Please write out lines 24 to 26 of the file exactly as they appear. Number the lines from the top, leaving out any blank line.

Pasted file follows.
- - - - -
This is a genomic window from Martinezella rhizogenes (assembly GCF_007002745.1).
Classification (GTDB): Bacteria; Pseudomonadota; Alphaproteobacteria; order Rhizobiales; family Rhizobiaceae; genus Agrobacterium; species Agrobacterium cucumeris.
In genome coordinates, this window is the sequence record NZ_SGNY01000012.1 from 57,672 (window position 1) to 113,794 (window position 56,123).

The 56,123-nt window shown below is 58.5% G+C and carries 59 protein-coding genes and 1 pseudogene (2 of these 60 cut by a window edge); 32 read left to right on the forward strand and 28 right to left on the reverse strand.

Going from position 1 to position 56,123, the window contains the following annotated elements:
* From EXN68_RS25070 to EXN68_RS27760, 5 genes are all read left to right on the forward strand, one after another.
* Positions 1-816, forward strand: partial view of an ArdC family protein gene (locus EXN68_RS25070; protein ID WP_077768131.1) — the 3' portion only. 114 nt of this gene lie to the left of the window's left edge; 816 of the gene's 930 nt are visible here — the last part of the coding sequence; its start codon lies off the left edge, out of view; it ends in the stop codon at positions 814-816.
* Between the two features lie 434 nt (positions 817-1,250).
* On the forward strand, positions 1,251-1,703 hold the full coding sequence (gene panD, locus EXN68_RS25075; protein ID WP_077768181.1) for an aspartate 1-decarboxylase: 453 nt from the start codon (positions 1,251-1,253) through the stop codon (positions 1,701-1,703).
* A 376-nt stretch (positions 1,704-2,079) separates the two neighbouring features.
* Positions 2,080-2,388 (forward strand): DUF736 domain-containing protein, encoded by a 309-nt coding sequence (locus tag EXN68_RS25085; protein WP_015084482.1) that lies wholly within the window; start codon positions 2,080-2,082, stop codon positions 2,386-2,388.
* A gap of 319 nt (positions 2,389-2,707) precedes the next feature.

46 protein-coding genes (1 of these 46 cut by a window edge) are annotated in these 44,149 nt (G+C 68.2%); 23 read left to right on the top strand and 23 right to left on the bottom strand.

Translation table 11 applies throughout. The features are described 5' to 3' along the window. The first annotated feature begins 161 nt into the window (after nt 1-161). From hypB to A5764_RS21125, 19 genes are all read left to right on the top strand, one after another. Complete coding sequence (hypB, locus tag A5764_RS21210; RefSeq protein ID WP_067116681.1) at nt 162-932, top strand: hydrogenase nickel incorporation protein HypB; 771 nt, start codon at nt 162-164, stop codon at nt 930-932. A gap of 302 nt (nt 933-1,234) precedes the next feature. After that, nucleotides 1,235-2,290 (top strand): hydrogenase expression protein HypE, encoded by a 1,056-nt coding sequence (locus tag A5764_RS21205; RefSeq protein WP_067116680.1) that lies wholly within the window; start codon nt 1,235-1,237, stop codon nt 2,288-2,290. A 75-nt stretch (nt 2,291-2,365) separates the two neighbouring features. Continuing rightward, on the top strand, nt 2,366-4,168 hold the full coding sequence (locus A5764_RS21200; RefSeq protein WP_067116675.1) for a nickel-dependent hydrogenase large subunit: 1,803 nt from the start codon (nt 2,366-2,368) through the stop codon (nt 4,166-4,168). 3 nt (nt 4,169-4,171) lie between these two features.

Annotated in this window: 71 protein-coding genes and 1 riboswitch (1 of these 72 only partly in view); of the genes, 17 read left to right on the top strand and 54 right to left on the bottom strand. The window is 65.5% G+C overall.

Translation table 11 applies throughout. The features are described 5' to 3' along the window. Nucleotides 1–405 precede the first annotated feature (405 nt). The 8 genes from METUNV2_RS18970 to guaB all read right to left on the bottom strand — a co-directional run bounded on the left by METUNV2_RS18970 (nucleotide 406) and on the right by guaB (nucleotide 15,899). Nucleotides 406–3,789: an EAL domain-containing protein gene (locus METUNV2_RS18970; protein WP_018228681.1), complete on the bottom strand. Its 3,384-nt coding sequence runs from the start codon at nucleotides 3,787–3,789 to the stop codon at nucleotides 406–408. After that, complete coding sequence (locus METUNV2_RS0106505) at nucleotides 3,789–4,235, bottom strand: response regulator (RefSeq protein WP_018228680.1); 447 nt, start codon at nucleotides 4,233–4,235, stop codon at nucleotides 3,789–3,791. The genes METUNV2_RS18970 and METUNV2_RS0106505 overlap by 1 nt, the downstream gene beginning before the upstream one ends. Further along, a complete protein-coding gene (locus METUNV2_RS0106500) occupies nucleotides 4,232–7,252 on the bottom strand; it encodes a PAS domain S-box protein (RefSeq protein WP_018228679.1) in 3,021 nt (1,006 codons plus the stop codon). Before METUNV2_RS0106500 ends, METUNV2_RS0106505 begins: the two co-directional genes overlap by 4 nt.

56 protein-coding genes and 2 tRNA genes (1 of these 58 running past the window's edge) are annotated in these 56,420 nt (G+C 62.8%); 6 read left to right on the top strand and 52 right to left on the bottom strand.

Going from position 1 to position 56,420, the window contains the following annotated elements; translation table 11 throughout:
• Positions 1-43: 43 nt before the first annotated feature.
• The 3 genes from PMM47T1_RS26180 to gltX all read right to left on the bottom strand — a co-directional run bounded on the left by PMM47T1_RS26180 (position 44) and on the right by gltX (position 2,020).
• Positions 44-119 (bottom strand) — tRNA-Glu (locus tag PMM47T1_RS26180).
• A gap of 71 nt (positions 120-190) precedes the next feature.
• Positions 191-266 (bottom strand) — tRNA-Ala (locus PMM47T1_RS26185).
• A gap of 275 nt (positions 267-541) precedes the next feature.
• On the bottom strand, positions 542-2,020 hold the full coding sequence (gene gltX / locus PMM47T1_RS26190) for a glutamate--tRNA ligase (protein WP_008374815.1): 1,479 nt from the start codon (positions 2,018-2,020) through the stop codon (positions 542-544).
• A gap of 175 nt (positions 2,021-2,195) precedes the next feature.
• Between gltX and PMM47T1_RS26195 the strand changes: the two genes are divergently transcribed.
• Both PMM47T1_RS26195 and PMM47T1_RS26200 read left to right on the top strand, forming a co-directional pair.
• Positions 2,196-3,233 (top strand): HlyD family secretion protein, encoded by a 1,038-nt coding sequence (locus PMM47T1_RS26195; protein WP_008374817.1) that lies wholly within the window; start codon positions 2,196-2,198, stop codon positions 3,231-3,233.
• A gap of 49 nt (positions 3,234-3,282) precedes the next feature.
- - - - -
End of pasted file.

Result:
• A gap of 275 nt (positions 267-541) precedes the next feature.
• On the bottom strand, positions 542-2,020 hold the full coding sequence (gene gltX / locus PMM47T1_RS26190) for a glutamate--tRNA ligase (protein WP_008374815.1): 1,479 nt from the start codon (positions 2,018-2,020) through the stop codon (positions 542-544).
• A gap of 175 nt (positions 2,021-2,195) precedes the next feature.